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BLACK GUNN (1972).

In the early days of blaxploitation, football great Jim Brown was one of its first superstars, combining muscles and class into a two-fisted, charismatic leading man. In the '60s, studios tried to turn Brown into a crossover commodity with roles in THE DIRTY DOZEN and ICE STATION ZEBRA. But by the '70s, he was lending her persona to more grindhouse-destined fare, like SLAUGHTER, THREE THE HARD WAY and this funky little yarn. The plot is set in motion when a Mob-run bookie joint is ripped off by a bunch of masked Brothers (discontented Nam vets who are "takin' it to The Man"). Enter Jim, who plays the filthy rich owner of Gunn's Club -- a swanky L.A. nightspot for the black cognoscenti. Things begin to simmer when Gunn's brother Scotty shows up after the heist, loaded with the stolen cash as well as the syndicate's Pay-Off Journals, which sends a barrage of hitmen after the "spook" perpetrators and has the city's corrupt politicians shitting their pants. But it's not until Scotty gets rubbed out and left on Gunn's doorstep one morning that our hero blows a gasket and takes the law into his own hands (with the aid of some new Black Panther-esque pals). Sure, the story is cheesy and director Robert Hartford-Davis (THE BLOODSUCKERS) is a total hack, but the flick makes up for it with a tough veneer, eye-popping fashions (check out Gunn's red and black tux!), and loads of whacked supporting actors. We get throwaway appearances from sports pals Deacon Jones and Vida Blue; babes Brenda Sykes and Luciana Paluzzi; and Bernie Casey (DR. BLACK AND MR. HYDE) as a maxi-afro'ed militant. Martin Landau even turns up as gangster Riff Capelli, and as if being a sadistic mob boss wasn't a sleazy enough occupation, he's also a used car salesman to boot! Then there's Bruce Glover, playing one of the craziest honky weasels in Deuce history -- threatening to send one Brother to "the great Watermelon Patch in the sky" and proving he's twice as nuts as his son, Crispin. Meanwhile, Jim is so fucking cool that you can ignore the fact that nobody north of 110th Street should give a rat's ass about his pampered, mansioned lifestyle. And when was the last time you saw a high speed chase featuring a white Rolls Royce? It's these touches that make this otherwise predictable actioner worth searching out.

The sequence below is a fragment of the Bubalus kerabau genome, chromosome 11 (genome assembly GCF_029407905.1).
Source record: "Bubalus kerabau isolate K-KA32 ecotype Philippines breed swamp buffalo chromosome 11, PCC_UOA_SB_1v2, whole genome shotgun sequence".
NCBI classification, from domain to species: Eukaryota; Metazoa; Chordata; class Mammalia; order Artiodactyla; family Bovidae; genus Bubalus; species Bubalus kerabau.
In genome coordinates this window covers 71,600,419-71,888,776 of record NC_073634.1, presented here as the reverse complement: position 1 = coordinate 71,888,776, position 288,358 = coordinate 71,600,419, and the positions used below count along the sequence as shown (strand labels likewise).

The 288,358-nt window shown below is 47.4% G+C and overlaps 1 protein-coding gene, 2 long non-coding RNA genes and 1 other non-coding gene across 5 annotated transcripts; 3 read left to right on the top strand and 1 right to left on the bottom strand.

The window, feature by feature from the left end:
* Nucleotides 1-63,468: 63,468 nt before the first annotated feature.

© 1996 by Steven Puchalski.